Q & A with Bernie – June 30, 2014

Question for Bernie

Good morning,

No real success with my dreams. I’m continuing guided imagery but don’t really recall any dreams that I can write down.

What else would you suggest as I continue on this healing path? I am feeling relatively well going into my fifth chemo round next week.

Lung cancer is a tough one as I continually see statistics that scare me. I’m trying to focus on not being a statistic, but it’s really scary some days.

There are “survivor” websites where people blog about living with lung cancer. I’m not sure they are helpful. What do you think?

Your insight and advice are so very much appreciated.

Bernie’s Answer

I recognize how hard this is to do, especially for someone trained as an attorney, but you must simply stop thinking. If the phrase “stop overthinking everything” works better for you, then use that as your constant mantra to eliminate the thoughts you gather from blogs, for example, from swirling around in your head.  They are crowding out your ability to focus on you OWN thoughts.

You are not a statistic.  Again, resolve to remove thinking in terms of what has become a cultural norm—statistics as truth for everything.  In any given area where statistics are presented as “the absolute truth” there is wide disagreement among the scientists and other professionals who engage in compiling statistics.  The fact that one can find even one person or situation that does not conform to the “statistics” is all we need to know that it is damaging to build our lives around these numbers that seem so solid and irrefutable but are actually built on highly manipulated shaky foundations.

The key is creating a life you love and by doing that, your body gets the message that you love it and intend to LIVE.  Let go of anger and hurt that created past wounds and free yourself to visualize what you want the future to be like.  Crowd out fearful thoughts—leave no room at all for them in what you choose to think about every day.

Say this to yourself many times every day:

Life is about today and not next year!

So enjoy the day as children and animals do—living in the present moment.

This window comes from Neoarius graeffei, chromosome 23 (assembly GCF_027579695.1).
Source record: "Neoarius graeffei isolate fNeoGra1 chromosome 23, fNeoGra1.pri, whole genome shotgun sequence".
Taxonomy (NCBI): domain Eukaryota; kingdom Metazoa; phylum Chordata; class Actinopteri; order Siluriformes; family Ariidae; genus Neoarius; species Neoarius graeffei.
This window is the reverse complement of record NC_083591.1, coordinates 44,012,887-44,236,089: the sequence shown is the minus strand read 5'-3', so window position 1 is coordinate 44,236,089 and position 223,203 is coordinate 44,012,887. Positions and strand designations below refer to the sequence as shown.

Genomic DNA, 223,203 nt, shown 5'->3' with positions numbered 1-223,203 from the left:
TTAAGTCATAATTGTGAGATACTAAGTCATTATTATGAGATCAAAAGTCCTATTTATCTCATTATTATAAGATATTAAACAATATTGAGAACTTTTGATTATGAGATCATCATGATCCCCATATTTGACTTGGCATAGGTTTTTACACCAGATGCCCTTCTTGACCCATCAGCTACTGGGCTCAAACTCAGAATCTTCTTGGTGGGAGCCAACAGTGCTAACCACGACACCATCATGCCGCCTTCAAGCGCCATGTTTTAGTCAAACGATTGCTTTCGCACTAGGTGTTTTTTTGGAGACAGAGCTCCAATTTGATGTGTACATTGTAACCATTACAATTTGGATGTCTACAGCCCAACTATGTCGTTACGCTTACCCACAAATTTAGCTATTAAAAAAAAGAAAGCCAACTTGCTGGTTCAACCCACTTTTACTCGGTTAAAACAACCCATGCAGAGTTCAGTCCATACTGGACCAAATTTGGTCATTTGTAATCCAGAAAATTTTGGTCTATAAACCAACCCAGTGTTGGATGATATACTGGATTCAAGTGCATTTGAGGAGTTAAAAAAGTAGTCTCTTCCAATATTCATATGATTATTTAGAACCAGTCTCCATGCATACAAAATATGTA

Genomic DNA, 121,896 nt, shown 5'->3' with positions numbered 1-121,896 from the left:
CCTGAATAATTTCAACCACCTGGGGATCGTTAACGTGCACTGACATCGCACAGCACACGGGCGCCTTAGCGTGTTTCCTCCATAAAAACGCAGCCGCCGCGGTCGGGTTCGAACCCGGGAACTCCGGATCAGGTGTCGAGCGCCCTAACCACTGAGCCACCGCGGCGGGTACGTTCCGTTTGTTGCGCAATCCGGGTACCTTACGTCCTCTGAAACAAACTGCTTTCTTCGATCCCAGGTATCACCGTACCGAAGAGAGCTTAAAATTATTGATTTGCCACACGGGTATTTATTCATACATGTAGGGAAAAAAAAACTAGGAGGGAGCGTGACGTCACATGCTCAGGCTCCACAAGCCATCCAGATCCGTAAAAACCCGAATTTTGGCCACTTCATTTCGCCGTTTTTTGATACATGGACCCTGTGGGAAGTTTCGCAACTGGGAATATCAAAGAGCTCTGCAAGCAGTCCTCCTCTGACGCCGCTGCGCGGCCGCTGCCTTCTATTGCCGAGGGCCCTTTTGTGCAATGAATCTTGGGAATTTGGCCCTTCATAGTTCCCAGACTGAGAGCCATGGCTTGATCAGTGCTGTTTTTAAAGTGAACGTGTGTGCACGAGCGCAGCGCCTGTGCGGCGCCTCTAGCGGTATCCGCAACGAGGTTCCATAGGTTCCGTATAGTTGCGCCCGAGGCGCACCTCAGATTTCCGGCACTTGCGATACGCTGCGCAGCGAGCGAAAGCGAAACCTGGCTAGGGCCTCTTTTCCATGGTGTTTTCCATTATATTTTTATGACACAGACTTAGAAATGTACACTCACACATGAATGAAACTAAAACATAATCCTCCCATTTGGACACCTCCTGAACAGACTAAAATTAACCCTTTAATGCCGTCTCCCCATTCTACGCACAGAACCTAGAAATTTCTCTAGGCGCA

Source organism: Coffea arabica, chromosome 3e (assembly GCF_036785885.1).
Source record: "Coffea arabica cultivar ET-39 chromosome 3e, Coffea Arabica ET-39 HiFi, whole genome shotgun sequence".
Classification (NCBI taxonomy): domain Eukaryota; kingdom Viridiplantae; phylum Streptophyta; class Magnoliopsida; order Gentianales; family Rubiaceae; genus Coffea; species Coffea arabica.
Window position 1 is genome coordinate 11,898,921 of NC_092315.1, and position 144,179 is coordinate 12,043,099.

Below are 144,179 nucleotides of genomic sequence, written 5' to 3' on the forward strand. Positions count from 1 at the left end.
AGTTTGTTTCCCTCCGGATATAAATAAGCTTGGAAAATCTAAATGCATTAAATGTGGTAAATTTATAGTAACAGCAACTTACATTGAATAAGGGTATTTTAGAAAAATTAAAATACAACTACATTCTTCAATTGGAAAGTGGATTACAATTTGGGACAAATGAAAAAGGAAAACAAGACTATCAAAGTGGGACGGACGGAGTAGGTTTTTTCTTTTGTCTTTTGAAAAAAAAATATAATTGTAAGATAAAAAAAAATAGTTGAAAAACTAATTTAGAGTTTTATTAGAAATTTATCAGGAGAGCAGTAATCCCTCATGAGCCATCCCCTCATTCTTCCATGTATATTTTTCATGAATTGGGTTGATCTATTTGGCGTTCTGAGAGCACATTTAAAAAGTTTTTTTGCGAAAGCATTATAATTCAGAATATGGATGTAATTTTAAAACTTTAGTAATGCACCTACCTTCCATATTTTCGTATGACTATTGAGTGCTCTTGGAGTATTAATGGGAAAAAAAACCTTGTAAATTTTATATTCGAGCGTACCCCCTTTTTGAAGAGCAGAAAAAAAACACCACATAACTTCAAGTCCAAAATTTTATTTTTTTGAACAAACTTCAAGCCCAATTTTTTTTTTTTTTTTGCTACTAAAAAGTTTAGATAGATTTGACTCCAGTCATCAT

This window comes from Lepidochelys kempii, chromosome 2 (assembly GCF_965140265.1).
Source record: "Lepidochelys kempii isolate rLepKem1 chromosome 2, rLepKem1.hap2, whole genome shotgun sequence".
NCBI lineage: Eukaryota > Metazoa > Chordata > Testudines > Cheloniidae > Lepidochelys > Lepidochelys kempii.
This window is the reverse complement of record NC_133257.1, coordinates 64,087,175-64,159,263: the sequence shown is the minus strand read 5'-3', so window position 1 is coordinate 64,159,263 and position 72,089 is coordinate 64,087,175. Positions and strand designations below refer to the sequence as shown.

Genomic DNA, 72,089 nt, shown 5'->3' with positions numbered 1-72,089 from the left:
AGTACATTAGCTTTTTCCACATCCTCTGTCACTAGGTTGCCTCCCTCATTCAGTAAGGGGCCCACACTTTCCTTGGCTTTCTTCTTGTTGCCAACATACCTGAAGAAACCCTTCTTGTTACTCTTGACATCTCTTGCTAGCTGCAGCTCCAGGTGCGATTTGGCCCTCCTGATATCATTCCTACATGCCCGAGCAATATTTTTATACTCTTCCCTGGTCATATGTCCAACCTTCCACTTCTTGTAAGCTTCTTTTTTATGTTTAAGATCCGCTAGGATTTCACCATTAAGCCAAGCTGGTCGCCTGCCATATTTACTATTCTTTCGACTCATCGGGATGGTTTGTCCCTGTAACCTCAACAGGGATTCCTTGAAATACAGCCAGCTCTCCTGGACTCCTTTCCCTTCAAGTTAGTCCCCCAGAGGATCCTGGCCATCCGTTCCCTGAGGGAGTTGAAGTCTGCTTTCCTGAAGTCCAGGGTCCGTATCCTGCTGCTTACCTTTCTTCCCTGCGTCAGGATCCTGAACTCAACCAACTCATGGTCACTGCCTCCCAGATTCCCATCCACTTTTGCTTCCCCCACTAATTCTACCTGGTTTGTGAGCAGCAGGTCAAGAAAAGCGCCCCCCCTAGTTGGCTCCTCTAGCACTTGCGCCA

I know a lot of people who didn’t die when they thought they were going to because they went home to do what they loved to do with the time they had left.  That is the key to true happiness, whether we have an illness or are perfectly healthy. None of us will be around forever, so I’ll leave you with this beautiful quote from Rabindranath Tagore, the first non-European to win the Nobel Prize for Literature in 1913.  He began writing poetry at the age of eight, and you might find other quotes of his about life and love wonderfully helpful.

“The butterfly counts not months but moments, and has time enough.”
~Rabindranath Tagore


Question for Bernie

How to develop my own sense of humor? I mean, how can I be as funny as you?

Which of your books or tapes should I get?

Wishing you the best.

Bernie’s Answer

Get back in touch with the child in you—become a kid again.  Don’t censor yourself so much and as long as your comments are not hurtful or making people uncomfortable, blurt them out like kids do when it is appropriate.

We all have multiple personalities that we use in all the different situations life presents to us.

So, instead of following the crowd and “growing old,” grow young. Read the new Prescription I just posted, Rx #160—it is all about growing down instead of growing up.

Try what I do when someone hands me something and says, “sign here.” I just write the word “here” like a kid would do. It helps to remind people that life doesn’t have to be so serious all the time.